Washington State is set to spend nearly $100 million in the next two years on pay bonuses for teachers who receive national board certification. This investment is supposed to improve the state’s teaching force and encourage the most capable teachers to work in high-poverty schools. Does it accomplish those goals?
This paper examines the available evidence in an effort to shed light on what the NBCT bonus program set out to do—namely, to reward strong teachers across the state and encourage them to teach in high-poverty schools—and whether it is achieving the desired effects. A study of the four years since the current incentive program began reveals that:
- The number of NBCTs statewide has nearly tripled, causing the state’s program costs to escalate by about $10 million per year;
- Even with an additional $5,000 “challenging schools” bonus, fewer than 1% of Washington’s NBCTs move from low-poverty to high-poverty schools each year;
- The proportion of NBCTs teaching in challenging schools is increasing, but only because teachers already in those schools are gaining certification and because the state’s challenging schools list has grown each year;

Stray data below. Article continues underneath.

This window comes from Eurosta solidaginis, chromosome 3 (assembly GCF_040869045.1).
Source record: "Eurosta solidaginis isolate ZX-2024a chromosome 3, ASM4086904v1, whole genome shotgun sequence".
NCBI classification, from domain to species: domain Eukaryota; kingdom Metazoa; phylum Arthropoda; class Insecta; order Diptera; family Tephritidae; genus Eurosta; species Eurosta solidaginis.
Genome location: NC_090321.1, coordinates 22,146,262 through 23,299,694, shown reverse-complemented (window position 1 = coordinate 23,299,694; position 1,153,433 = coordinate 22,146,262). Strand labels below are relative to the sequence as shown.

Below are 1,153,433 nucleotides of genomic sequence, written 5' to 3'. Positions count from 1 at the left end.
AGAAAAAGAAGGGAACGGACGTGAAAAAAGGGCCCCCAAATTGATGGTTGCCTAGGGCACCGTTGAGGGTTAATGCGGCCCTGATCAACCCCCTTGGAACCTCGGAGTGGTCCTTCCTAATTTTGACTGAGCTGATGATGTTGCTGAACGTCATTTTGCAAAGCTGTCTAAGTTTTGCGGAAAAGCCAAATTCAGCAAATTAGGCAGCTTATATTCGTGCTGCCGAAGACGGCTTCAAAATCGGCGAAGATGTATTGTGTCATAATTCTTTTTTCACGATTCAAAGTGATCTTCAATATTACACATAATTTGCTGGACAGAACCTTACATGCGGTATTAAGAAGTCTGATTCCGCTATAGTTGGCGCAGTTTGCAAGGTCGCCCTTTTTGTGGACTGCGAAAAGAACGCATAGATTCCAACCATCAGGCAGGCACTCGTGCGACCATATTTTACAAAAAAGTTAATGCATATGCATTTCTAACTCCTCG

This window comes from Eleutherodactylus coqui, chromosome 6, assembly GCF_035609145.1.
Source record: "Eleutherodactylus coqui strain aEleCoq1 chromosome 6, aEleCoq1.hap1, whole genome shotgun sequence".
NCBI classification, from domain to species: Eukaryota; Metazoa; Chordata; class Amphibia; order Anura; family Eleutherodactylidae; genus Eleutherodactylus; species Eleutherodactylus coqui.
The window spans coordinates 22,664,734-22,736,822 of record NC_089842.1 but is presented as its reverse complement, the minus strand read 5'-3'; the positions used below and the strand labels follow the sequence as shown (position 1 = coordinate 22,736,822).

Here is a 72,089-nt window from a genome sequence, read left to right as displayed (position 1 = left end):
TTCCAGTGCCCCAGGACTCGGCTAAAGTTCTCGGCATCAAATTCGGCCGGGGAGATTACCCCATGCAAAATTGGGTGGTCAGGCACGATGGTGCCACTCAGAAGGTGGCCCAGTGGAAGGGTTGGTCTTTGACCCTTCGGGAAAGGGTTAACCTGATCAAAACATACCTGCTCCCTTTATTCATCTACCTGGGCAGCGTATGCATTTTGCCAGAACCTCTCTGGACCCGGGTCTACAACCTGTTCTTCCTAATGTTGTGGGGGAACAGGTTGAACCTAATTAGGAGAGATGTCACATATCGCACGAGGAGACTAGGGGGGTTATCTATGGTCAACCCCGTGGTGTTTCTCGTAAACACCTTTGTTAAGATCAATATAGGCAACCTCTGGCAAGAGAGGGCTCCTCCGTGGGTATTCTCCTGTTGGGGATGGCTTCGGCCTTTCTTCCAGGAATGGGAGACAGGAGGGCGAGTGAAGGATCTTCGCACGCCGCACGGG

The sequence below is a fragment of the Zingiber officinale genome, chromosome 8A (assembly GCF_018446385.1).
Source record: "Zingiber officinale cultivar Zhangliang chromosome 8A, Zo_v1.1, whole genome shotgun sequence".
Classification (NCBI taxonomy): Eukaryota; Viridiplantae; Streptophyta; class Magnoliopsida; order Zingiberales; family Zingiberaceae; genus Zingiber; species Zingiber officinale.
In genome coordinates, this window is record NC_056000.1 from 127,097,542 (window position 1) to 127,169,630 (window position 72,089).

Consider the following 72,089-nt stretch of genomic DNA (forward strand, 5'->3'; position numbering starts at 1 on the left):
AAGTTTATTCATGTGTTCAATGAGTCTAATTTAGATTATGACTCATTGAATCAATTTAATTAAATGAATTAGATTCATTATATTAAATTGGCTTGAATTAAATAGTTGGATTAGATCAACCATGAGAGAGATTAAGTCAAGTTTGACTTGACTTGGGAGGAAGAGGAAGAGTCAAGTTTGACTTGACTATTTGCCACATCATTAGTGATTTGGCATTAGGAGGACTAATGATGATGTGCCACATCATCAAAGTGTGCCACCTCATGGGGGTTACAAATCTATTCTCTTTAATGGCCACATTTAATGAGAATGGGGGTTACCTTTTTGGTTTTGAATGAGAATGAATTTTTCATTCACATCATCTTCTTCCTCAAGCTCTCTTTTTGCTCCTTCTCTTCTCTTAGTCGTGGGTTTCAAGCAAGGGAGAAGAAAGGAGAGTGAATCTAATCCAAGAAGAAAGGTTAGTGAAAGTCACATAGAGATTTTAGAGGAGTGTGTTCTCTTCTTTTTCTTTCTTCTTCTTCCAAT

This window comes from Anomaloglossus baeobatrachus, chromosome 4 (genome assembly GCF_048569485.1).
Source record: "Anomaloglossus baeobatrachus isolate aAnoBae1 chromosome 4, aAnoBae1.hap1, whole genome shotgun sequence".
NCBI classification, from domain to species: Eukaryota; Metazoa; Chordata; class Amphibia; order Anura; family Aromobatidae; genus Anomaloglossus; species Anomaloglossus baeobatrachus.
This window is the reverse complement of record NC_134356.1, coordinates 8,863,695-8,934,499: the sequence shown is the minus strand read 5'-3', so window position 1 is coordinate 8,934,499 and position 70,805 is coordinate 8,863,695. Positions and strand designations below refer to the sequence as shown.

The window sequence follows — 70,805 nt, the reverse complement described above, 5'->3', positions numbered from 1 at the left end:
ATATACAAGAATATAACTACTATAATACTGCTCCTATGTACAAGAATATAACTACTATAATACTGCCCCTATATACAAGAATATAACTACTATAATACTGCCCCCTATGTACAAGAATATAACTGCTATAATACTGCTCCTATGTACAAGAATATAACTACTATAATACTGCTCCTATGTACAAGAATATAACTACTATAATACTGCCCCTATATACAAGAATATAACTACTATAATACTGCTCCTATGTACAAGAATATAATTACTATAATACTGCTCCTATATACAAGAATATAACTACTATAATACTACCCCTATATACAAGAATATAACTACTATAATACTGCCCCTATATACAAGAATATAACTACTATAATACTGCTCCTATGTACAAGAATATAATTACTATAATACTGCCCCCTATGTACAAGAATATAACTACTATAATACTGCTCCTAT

- Washington’s NBCTs appear no more likely than other teachers to stay in challenging school assignments;
- Some districts have worked hard to garner more bonuses for their own teachers. Per-pupil state NBCT bonus funding varies by a factor of more than 15 to 1 from one district to another, raising the question of whether bonuses are being distributed equitably across schools in the state.
As legislators consider whether to restore the program to the proposed state budget, they may want to review and adjust the program as it now operates and consider whether it is achieving what they had hoped.